Najib denies first home scheme is a failure
PETALING JAYA, March 22 — Datuk Seri Najib Razak today defended the viability of his administration’s My First Home scheme, saying that it had garnered a 36.6 per cent success rate so far.
The prime minister was responding to a question posed by a listener during an interview with Chinese-language radio station 988FM.
He denied reports that the scheme was a failure, saying that the success factor has been “significantly good.”
“Report is off the mark, according to Bank Negara success rate is at 36.6 per cent. Hundreds of applications are still under application by various commercial banks,” he said.
The PM also said the government was assessing the situation, and would implement measures to improve the scheme.
It is understood that the scheme, launched by Najib a year ago, has come to a grinding halt as banks are unwilling to hand out 100 per cent financing for property worth up to RM400,000 to applicants earning less than RM3,000 a month.
Najib however acknowledged the fact that most banks did not approve a 100 per cent loan for those earning below RM3,000 a month.
The National Homebuyers Association (HBA) had on March 9 labelled the My First Home scheme an “ill-advised” policy after it was reported that not a single loan application has been approved under Putrajaya’s home ownership scheme for low-income earners.
HBA honorary secretary-general Chang Kim Loong told The Malaysian Insider that setting a ceiling of RM400,000 under a scheme for “affordable housing” was “ridiculous and somebody must have told the prime minister the wrong facts.”
“It is obvious that our honourable PM was ill-advised by parties with vested interest on setting the price range of RM400,000 for income earners below RM3,000,” he said in an interview.
He said the association had run checks with banks and found that most applicants were those who had been blacklisted or lacked proper proof of income.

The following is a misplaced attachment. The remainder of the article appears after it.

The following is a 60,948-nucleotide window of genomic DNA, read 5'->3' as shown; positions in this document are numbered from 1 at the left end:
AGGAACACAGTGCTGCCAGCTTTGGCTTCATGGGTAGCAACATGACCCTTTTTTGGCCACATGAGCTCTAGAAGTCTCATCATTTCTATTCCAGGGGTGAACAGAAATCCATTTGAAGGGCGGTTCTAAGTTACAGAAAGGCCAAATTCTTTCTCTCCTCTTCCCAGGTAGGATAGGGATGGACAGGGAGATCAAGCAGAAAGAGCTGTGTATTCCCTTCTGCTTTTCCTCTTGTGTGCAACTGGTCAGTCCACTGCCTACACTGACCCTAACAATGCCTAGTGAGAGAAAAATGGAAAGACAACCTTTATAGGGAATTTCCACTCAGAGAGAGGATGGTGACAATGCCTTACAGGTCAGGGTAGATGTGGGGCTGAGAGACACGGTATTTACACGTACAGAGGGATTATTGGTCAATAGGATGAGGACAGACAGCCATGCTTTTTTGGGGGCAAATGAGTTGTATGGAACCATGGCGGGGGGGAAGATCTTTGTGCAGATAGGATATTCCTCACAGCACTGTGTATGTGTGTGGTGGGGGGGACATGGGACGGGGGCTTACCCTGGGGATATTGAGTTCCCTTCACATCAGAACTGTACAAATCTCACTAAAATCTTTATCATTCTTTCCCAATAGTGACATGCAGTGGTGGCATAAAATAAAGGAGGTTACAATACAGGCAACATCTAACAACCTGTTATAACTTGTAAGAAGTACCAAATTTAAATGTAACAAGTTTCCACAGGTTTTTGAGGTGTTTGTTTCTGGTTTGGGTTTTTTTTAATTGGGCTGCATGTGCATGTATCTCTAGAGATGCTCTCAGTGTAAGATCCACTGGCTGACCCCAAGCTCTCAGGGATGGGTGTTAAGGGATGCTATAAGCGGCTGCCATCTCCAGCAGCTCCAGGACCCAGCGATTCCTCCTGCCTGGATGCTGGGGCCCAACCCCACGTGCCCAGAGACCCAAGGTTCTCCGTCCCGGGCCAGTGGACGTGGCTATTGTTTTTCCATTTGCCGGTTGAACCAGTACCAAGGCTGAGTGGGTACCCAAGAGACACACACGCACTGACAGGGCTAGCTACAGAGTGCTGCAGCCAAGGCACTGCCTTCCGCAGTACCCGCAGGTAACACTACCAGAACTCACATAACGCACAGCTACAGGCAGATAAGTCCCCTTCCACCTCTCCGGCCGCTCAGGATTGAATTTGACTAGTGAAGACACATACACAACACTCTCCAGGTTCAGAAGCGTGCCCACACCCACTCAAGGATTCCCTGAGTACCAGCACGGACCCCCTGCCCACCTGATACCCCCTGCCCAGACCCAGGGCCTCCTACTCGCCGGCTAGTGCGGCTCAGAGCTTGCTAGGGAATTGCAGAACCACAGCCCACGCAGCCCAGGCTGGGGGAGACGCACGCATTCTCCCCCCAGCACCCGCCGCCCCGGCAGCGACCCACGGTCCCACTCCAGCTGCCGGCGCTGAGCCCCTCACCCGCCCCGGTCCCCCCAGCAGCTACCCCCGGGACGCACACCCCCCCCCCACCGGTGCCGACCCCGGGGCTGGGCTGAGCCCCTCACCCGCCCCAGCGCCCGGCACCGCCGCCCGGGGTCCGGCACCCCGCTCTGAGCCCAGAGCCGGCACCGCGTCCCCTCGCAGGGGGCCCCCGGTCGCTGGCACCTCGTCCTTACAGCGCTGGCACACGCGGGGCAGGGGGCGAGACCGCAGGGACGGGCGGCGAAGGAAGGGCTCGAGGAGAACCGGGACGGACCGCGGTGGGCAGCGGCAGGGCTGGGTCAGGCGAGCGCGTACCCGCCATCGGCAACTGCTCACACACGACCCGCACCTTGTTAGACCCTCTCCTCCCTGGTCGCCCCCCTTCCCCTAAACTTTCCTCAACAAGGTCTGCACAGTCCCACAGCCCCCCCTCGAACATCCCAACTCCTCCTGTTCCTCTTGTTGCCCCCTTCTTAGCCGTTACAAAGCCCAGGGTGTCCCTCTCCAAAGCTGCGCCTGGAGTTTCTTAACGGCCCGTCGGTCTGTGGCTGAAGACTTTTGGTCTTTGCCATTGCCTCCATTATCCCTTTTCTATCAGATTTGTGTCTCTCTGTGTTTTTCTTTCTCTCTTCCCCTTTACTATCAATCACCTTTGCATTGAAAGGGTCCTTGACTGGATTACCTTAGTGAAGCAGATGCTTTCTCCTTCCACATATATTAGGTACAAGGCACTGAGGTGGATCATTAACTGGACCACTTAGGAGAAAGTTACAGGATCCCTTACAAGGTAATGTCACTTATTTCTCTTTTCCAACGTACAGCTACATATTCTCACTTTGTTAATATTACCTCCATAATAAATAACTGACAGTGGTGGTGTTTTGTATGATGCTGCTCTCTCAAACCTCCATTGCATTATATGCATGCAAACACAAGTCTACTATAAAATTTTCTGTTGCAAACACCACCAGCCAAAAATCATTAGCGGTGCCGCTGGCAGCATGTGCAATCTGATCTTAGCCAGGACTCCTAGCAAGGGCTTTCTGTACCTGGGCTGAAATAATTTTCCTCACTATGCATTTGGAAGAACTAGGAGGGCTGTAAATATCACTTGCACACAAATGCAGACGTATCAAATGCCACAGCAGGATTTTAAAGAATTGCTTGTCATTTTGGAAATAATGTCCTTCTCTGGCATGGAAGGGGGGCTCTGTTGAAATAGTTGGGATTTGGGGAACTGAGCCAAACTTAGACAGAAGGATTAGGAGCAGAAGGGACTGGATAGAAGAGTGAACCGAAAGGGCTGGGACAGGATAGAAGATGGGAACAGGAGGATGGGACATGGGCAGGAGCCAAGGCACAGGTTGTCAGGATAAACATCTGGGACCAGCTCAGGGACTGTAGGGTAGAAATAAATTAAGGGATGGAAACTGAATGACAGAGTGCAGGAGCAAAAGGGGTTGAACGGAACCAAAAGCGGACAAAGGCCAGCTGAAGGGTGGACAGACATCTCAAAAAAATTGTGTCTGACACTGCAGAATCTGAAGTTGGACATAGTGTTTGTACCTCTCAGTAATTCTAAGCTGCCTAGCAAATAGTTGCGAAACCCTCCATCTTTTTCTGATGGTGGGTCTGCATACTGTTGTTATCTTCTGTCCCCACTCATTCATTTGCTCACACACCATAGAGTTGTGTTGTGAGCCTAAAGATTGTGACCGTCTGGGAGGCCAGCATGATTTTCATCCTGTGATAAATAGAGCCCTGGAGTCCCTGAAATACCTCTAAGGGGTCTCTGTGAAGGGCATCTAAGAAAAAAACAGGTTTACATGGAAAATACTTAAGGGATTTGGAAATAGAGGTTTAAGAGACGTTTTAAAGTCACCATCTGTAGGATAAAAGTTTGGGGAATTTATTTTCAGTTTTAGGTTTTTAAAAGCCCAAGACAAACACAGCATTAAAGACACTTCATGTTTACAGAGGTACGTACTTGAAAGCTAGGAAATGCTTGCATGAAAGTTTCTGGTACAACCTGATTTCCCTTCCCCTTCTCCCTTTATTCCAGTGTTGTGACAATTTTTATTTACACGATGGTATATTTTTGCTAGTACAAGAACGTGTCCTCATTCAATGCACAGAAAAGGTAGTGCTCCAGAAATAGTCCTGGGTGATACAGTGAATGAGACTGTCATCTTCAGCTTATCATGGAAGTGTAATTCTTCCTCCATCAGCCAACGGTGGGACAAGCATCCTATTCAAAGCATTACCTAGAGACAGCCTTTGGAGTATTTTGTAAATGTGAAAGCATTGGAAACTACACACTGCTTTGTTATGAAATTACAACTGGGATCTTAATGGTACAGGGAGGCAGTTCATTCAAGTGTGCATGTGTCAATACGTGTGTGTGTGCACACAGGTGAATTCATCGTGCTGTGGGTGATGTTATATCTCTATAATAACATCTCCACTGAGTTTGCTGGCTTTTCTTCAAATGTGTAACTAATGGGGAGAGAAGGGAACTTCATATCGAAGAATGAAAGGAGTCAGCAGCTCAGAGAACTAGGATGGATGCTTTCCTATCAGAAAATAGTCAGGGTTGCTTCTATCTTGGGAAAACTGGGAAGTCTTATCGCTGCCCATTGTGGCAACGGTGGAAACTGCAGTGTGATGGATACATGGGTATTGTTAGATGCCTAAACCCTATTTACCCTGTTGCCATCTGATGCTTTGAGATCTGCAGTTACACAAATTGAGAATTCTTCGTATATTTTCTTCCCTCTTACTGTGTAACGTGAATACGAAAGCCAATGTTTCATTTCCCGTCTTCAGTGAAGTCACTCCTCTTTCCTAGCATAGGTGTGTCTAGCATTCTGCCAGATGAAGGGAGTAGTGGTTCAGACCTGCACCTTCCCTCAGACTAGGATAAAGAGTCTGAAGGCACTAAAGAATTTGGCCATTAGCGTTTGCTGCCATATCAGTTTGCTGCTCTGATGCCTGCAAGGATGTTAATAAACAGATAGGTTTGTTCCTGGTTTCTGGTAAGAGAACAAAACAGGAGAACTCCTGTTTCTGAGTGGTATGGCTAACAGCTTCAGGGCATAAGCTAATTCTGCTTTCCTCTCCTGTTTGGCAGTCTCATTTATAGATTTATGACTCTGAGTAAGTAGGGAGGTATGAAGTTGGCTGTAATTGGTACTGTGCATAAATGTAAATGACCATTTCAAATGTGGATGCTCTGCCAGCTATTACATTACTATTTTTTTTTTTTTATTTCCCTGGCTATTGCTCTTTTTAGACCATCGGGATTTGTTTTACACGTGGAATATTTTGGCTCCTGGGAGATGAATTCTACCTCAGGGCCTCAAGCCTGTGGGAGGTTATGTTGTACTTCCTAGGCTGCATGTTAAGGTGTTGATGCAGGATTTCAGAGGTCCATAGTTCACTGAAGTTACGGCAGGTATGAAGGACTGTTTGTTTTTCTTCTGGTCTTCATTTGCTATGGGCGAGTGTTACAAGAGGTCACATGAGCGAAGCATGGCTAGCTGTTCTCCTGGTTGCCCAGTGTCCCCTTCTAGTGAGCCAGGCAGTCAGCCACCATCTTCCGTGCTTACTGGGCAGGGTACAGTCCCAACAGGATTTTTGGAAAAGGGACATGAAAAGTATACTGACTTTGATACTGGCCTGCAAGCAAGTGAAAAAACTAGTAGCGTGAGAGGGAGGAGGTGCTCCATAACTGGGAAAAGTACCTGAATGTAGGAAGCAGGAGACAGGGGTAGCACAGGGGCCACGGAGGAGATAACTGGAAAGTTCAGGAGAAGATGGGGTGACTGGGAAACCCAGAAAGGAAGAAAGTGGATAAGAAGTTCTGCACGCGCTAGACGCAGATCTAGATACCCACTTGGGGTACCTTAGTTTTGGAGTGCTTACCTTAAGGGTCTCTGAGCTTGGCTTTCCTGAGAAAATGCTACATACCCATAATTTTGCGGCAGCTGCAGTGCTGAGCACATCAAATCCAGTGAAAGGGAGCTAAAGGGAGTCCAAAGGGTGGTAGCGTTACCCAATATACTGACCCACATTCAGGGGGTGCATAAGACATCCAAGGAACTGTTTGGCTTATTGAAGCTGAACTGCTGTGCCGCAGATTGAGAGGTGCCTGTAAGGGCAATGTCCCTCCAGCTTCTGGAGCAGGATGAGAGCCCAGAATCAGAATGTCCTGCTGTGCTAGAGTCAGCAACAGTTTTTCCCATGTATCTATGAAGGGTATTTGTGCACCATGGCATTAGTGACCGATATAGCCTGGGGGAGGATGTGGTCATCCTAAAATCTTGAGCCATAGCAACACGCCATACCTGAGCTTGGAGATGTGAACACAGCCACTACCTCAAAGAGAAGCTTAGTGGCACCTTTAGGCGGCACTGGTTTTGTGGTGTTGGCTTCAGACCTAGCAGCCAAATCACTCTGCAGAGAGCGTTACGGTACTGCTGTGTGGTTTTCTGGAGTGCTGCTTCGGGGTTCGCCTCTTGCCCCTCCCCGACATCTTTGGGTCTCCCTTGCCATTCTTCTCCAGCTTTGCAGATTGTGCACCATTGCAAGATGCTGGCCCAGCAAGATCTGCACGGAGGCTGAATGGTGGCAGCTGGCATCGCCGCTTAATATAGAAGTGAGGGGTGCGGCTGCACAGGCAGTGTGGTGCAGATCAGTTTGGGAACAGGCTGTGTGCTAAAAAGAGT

Chang said a 20-year loan of RM400,000 at the industry standard two per cent below base lending rate would require a monthly repayment of RM2,552, or 85 per cent of RM3,000.
He added that a 30-year agreement would still require monthly instalments of RM2,051 or 68 per cent of RM3,000.
The scheme’s website also states that to qualify for the programme, the repayment commitment cannot exceed 55 per cent of the applicant’s gross income.
He said that based on Bank Negara’s guidelines that loan repayments cannot exceed one-third of income, the ceiling for the scheme should be set between RM150,000 and RM180,000.
The prime minister announced in October when tabling Budget 2012 that the initial RM220,000 ceiling would be raised to RM400,000 as property prices continued to spiral.
The government had earlier said that a state-owned mortgage agency would put up the initial 10 per cent deposit required to purchase the houses.
Property prices in urban areas, such as Penang and Kuala Lumpur, rose by up to 40 per cent in 2010, fuelled by low interest rates and a surge in speculative buying, although prices grew slower last year due to dampened sentiment from tightening measures such as a hike in the real property gains tax for early disposals.
Some reports have also estimated that property prices jumped from 5.9 times income in 1989 to 10.9 times in 2010.
The Demographia International Housing Affordability Survey rates markets whose property prices are 5.1 times median income or more as “severely unaffordable”.
The HBA last year warned that an entire generation of young adults are at risk of being locked out of the property market due to runaway house prices.